Shock and Vibration

Volume 2015, Article ID 345191, 9 pages

http://dx.doi.org/10.1155/2015/345191

## The Effect of the Parameters of a Vibration-Based Impact Mode Piezoelectric Power Generator

^{1}Division of Electronics and Informatics, School of Science and Technology, Faculty of Gunma University, 1-5-1 Tenjin-cho, Kiryu, Gunma 376-8515, Japan^{2}Research and Development Department, Mitsuba Corporation, 1-2681 Hirosawa-cho, Kiryu, Gunma 376-8555, Japan

Received 12 February 2015; Accepted 11 May 2015

Academic Editor: Nuno M. Maia

Copyright © 2015 Amat A. Basari et al. This is an open access article distributed under the Creative Commons Attribution License, which permits unrestricted use, distribution, and reproduction in any medium, provided the original work is properly cited.

#### Abstract

This study reports the effects of the parameters of a vibration-based impact mode piezoelectric power generator. First, an evaluation of the effects of the impact parameters, the mass, and the impact velocity is presented. It is found that the output voltage of the piezoelectric device in impact mode is directly proportional to the velocity, whereas the output power is equal to a quadratic function of the same variable. For the same impact momentum, the effect of the velocity in generating a higher peak output is dominant compared with the mass. Second, the vibration-based impact mode piezoelectric power generator is discussed. The experimental results show that a wider operating frequency bandwidth of the output power can be achieved with the preloading configuration. However, regarding magnitude, due to the high velocity of impact, the configuration with a gap between the tip and the piezoelectric device produces a higher output.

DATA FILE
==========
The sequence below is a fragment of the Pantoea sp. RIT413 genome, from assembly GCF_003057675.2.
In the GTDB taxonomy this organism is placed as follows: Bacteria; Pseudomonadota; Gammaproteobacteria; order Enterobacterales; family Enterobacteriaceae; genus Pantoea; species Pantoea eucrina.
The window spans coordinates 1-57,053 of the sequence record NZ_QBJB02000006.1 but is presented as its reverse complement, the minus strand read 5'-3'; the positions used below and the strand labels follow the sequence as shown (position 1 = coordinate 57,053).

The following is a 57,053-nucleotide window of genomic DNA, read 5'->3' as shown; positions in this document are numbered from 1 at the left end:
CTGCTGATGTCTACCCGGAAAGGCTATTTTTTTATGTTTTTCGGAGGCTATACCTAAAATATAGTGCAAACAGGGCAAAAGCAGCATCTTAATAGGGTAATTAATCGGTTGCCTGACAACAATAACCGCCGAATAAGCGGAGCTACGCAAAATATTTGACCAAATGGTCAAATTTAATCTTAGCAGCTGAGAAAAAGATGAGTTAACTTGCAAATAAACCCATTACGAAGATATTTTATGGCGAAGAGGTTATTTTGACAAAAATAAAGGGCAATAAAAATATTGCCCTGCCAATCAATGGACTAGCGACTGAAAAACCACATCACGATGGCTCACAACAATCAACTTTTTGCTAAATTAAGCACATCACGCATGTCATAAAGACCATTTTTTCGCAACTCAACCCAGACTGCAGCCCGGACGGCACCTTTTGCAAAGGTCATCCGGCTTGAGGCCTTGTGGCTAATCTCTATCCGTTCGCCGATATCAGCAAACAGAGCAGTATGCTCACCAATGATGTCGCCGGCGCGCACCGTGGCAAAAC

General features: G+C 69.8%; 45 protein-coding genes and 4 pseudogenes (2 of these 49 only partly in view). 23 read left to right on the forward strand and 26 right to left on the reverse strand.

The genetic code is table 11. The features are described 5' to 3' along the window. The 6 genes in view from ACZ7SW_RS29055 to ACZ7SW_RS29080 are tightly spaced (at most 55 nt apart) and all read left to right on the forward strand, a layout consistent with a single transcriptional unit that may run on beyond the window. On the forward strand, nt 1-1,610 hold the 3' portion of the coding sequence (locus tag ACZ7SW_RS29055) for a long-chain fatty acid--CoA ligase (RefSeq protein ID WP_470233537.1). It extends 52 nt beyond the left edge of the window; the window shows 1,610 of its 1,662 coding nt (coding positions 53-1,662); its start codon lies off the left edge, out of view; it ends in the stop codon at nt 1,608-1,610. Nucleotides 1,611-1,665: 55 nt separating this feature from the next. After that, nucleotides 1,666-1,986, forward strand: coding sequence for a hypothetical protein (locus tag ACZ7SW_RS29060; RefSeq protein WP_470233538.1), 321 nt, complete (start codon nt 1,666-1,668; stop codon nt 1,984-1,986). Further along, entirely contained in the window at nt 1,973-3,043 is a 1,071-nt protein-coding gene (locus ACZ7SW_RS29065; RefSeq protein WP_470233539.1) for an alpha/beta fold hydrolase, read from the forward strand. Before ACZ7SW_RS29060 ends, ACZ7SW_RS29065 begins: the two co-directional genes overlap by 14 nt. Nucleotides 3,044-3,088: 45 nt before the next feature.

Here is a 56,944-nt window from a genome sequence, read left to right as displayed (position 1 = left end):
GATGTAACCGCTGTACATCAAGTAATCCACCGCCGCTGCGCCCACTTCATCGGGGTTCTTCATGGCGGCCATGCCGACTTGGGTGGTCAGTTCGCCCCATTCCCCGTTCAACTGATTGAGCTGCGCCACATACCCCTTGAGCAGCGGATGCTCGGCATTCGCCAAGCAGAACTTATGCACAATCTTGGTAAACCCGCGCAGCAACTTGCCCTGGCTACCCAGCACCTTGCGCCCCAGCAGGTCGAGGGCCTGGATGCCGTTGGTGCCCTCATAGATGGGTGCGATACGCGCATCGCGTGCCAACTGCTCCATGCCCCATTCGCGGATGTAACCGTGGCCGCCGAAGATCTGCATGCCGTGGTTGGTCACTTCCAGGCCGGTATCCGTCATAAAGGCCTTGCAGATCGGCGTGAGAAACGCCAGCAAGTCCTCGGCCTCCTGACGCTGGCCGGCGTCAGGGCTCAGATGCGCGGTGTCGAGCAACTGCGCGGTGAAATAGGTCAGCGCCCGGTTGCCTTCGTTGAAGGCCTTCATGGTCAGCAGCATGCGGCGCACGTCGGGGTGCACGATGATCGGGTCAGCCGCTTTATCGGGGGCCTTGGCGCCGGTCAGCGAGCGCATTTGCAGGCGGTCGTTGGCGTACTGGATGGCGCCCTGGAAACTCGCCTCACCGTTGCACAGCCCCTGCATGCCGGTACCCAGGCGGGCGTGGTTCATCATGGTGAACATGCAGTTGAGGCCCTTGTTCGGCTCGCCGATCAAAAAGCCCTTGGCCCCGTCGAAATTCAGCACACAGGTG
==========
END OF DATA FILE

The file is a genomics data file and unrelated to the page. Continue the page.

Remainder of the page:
#### 1. Introduction

Research advancements in mechanical vibration energy harvesting have been widely reported for decades. Energy from these harvesting systems is expected to be used to power low-power devices, such as LEDs, tire pressure monitoring systems, and many others. The objectives of the study are to propose a new design and to evaluate the factors that affect the output power generation. In general, mechanical vibration is converted to electrical energy using three types of devices: piezoelectric, electrostatic, and electromagnetic devices. Both* *analytical [1] and experimental analyses [2–5] have shown that there are various factors that affect the performance of such devices. The evaluation of each factor is very subjective that strongly depends on the devices, the environment, and the type of the vibration.

In the case of vibration energy harvesting using piezoelectric devices, for linear vibration motion, the basic operation of power generation can be divided into two modes: bending mode and impact mode. In bending mode for power generation using a piezoelectric cantilever beam, one end of the device is attached to the vibration sources and the other end freely vibrates with the sources of the vibration. To improve the output power of the piezoelectric power generator in bending mode, the shape of the device is critical, as it has been shown that devices of certain shapes are more effective than others [6, 7].

Another important factor for the optimum output is impedance matching [8, 9]. However, impedance matching is dependent to the resonant frequency of the structures, which means that for low resonant frequency structures, a large matching impedance is required. These are among the important factors that have been considered in the design of vibration-based bending mode piezoelectric power generators.